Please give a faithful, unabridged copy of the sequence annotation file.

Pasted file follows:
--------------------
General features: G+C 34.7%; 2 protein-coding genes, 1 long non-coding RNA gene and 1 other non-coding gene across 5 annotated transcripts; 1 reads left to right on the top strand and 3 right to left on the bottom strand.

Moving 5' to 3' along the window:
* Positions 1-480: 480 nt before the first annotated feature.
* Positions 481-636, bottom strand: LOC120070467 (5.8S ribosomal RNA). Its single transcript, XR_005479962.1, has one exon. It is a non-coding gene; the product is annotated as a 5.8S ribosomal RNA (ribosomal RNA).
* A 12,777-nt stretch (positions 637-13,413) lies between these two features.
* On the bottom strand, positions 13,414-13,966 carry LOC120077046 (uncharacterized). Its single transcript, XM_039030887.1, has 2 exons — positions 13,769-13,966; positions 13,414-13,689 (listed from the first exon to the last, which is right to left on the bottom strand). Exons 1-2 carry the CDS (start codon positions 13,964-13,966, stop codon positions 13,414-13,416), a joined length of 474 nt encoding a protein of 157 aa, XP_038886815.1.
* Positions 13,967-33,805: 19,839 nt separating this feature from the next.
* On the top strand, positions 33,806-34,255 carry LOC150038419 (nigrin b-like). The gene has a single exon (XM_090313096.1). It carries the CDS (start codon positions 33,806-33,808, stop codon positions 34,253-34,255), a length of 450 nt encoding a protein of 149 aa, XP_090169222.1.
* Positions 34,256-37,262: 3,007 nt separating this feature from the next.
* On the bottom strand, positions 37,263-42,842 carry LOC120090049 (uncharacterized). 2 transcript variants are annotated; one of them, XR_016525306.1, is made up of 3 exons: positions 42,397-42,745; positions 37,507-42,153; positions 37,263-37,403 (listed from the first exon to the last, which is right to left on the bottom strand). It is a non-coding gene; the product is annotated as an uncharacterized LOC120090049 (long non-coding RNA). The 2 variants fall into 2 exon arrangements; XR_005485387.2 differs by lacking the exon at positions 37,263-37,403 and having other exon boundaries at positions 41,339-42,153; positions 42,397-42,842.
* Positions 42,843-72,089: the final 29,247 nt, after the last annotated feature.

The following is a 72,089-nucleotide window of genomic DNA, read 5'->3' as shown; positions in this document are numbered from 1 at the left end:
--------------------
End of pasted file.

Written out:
General features: G+C 34.7%; 2 protein-coding genes, 1 long non-coding RNA gene and 1 other non-coding gene across 5 annotated transcripts; 1 reads left to right on the top strand and 3 right to left on the bottom strand.

Moving 5' to 3' along the window:
* Positions 1-480: 480 nt before the first annotated feature.
* Positions 481-636, bottom strand: LOC120070467 (5.8S ribosomal RNA). Its single transcript, XR_005479962.1, has one exon. It is a non-coding gene; the product is annotated as a 5.8S ribosomal RNA (ribosomal RNA).
* A 12,777-nt stretch (positions 637-13,413) lies between these two features.
* On the bottom strand, positions 13,414-13,966 carry LOC120077046 (uncharacterized). Its single transcript, XM_039030887.1, has 2 exons — positions 13,769-13,966; positions 13,414-13,689 (listed from the first exon to the last, which is right to left on the bottom strand). Exons 1-2 carry the CDS (start codon positions 13,964-13,966, stop codon positions 13,414-13,416), a joined length of 474 nt encoding a protein of 157 aa, XP_038886815.1.
* Positions 13,967-33,805: 19,839 nt separating this feature from the next.
* On the top strand, positions 33,806-34,255 carry LOC150038419 (nigrin b-like). The gene has a single exon (XM_090313096.1). It carries the CDS (start codon positions 33,806-33,808, stop codon positions 34,253-34,255), a length of 450 nt encoding a protein of 149 aa, XP_090169222.1.
* Positions 34,256-37,262: 3,007 nt separating this feature from the next.
* On the bottom strand, positions 37,263-42,842 carry LOC120090049 (uncharacterized). 2 transcript variants are annotated; one of them, XR_016525306.1, is made up of 3 exons: positions 42,397-42,745; positions 37,507-42,153; positions 37,263-37,403 (listed from the first exon to the last, which is right to left on the bottom strand). It is a non-coding gene; the product is annotated as an uncharacterized LOC120090049 (long non-coding RNA). The 2 variants fall into 2 exon arrangements; XR_005485387.2 differs by lacking the exon at positions 37,263-37,403 and having other exon boundaries at positions 41,339-42,153; positions 42,397-42,842.
* Positions 42,843-72,089: the final 29,247 nt, after the last annotated feature.

The following is a 72,089-nucleotide window of genomic DNA, read 5'->3' as shown; positions in this document are numbered from 1 at the left end: